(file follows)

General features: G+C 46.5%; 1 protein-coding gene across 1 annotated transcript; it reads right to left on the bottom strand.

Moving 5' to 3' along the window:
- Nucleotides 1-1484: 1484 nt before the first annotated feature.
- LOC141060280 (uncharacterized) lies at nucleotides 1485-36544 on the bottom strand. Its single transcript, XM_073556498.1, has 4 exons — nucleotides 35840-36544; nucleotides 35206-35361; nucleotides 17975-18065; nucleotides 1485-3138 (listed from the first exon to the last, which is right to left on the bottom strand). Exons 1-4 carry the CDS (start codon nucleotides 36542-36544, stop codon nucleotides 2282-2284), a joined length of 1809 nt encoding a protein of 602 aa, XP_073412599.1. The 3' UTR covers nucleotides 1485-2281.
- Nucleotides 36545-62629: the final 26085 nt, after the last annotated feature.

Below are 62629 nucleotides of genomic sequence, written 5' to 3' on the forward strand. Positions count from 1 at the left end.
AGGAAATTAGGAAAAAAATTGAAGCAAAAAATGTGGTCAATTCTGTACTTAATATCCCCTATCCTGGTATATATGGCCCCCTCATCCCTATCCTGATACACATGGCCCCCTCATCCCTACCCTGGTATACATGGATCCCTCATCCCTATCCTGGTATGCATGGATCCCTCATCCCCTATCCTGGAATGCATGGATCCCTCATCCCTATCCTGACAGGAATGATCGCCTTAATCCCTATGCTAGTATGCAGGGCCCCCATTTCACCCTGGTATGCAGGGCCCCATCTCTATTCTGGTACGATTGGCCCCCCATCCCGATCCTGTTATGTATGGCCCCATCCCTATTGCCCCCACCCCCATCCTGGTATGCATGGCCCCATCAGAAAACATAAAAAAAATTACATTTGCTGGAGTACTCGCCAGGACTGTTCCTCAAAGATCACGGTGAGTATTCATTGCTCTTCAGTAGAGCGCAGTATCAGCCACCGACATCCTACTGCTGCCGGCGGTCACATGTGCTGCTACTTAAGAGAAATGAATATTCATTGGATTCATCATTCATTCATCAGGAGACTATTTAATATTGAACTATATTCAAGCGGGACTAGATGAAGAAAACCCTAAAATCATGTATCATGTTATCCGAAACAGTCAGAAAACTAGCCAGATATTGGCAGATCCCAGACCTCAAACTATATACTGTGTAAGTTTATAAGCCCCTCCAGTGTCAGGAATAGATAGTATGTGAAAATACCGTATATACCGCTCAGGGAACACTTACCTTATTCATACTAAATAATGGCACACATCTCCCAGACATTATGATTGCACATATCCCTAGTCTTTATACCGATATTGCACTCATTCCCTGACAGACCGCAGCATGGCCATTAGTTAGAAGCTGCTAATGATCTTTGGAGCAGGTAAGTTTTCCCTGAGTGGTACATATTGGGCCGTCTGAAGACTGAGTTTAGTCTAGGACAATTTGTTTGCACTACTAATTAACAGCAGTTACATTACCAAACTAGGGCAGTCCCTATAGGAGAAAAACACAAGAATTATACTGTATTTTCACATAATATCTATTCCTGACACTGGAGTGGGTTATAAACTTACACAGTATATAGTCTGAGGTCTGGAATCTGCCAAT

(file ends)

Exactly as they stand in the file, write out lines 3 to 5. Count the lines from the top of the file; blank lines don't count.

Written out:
- Nucleotides 1-1484: 1484 nt before the first annotated feature.
- LOC141060280 (uncharacterized) lies at nucleotides 1485-36544 on the bottom strand. Its single transcript, XM_073556498.1, has 4 exons — nucleotides 35840-36544; nucleotides 35206-35361; nucleotides 17975-18065; nucleotides 1485-3138 (listed from the first exon to the last, which is right to left on the bottom strand). Exons 1-4 carry the CDS (start codon nucleotides 36542-36544, stop codon nucleotides 2282-2284), a joined length of 1809 nt encoding a protein of 602 aa, XP_073412599.1. The 3' UTR covers nucleotides 1485-2281.
- Nucleotides 36545-62629: the final 26085 nt, after the last annotated feature.